Restraint in using elephants as reference points

Other researchers question the validation aspect of this technique though, since we can’t be sure if elephants really are the best reference point for animals that could grow to be close to 100 feet long and probably weigh ten times more than the largest living pachyderm. Differences in leg movement, for instance, could change how weight is distributed across a dinosaur’s heels and toes, which could affect how deep a foot presses into the dirt. These critics aren’t advocating that giraffes or rhinos would necessarily be a better model organism, but that we should be careful about assuming too much about how sauropods were built and moved, even if their feet now seem so familiar.

Source: Can fossil footprints reveal the weight of a dinosaur? by David Moscato, Earth Magazine

On December 7th, 2017 we learned about

Robotic tractors will soon be adding more automation to building construction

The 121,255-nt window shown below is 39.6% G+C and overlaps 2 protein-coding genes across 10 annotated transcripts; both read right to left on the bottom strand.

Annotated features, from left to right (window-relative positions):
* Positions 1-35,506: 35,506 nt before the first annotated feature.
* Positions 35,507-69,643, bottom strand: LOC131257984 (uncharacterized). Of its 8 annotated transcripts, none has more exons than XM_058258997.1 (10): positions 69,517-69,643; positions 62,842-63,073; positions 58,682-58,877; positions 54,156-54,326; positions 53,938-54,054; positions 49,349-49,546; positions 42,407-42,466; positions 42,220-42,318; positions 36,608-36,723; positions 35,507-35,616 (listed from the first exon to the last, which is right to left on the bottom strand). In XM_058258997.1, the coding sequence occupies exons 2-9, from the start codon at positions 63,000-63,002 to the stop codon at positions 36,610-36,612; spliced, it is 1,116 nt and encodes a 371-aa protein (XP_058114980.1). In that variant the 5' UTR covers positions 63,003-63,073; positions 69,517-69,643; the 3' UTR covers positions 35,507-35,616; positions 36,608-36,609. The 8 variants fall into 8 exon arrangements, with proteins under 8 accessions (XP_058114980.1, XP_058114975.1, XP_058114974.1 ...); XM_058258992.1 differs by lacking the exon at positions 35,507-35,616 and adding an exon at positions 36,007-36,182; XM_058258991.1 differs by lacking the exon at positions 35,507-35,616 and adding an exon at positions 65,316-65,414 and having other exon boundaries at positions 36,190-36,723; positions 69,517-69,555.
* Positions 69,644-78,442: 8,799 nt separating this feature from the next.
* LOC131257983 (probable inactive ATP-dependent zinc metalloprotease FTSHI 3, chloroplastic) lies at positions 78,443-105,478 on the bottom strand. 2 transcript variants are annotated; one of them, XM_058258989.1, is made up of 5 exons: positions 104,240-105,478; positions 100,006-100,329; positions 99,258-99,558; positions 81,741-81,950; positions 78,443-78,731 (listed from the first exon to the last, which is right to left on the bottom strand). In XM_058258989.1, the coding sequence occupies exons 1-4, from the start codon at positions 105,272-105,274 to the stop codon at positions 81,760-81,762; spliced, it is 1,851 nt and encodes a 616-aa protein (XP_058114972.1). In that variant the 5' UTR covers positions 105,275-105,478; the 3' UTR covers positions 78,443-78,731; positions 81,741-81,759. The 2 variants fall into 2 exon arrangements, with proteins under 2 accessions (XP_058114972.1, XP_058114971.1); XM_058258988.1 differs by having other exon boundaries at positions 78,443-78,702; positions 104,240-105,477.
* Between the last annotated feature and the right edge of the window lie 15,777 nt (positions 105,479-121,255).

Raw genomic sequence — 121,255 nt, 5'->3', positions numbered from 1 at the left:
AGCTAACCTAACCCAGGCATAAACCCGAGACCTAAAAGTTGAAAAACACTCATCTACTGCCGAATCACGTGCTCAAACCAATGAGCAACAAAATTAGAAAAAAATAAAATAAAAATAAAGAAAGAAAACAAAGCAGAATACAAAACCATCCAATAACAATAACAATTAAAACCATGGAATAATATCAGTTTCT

Something people don’t tell you about parenthood is how much time you have to spend lurking around construction sites. Something about the preschool brain finds huge pieces of machinery rather mesmerizing, leading to mornings where a walk or bike ride has to be put on pause so you can watch just how cool excavators really are. Workers on job sites have been pretty welcoming as well, often answering questions or just sharing my kids’ appreciation for what a bulldozer can do. Some of this dynamic my change in the near future though, because a company called Built Robotics is looking to change the scheduling of construction, and maybe even get rid of some of the folks who currently control major machines.

Unmanned machinery